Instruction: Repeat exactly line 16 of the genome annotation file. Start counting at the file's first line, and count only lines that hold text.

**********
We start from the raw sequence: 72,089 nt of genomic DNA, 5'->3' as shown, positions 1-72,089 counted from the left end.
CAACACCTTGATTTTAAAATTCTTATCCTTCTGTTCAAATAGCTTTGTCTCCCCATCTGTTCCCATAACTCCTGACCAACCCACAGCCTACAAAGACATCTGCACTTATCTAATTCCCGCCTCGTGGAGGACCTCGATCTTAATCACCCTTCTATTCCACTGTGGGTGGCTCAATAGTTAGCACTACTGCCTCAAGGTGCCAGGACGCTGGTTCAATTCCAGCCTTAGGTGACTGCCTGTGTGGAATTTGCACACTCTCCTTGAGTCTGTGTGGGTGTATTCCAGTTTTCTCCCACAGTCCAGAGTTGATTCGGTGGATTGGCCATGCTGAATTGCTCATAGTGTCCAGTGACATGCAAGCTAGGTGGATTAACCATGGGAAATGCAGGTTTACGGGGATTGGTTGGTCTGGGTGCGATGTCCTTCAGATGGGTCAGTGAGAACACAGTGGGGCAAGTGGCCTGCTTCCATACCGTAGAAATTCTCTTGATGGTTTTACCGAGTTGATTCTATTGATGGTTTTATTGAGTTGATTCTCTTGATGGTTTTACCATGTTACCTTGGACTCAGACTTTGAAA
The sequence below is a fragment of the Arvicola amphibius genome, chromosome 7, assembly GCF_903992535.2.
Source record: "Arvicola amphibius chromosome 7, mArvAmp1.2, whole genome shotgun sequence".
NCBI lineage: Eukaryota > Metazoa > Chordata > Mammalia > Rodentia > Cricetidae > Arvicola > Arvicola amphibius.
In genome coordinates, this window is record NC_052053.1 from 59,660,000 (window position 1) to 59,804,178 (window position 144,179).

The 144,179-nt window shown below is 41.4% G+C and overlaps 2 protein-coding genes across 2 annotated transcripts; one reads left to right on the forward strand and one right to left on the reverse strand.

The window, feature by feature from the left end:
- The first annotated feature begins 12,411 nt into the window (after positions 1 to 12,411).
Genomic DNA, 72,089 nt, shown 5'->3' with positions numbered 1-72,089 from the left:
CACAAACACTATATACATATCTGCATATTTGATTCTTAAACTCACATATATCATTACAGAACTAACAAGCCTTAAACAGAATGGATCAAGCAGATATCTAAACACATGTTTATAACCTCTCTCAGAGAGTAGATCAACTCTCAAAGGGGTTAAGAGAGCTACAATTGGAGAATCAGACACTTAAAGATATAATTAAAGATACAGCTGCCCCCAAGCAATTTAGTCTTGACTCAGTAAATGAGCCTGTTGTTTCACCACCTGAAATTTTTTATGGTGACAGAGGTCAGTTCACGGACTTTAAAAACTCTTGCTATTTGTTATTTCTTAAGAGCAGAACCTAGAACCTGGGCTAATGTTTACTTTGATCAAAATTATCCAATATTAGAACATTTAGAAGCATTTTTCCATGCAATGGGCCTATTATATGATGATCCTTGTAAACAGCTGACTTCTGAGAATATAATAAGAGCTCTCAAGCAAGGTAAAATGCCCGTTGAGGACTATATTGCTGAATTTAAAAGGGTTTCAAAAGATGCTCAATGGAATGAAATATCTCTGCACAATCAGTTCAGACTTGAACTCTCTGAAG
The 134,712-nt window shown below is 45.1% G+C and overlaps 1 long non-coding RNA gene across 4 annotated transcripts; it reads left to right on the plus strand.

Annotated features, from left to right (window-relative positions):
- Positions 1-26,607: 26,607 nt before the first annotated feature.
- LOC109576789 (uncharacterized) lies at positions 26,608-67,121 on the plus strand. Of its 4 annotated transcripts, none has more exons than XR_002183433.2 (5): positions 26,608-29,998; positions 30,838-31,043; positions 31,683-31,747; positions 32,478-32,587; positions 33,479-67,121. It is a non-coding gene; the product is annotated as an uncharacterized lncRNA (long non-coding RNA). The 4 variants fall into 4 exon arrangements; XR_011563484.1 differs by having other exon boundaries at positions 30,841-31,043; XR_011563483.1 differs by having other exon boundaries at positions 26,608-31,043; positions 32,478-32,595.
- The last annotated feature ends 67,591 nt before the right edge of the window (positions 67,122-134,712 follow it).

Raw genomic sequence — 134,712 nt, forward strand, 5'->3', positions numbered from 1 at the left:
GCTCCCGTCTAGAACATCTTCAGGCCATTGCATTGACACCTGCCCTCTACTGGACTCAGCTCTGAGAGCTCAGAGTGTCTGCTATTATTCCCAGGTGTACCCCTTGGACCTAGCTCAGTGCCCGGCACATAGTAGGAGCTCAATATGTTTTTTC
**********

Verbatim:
- The last annotated feature ends 67,591 nt before the right edge of the window (positions 67,122-134,712 follow it).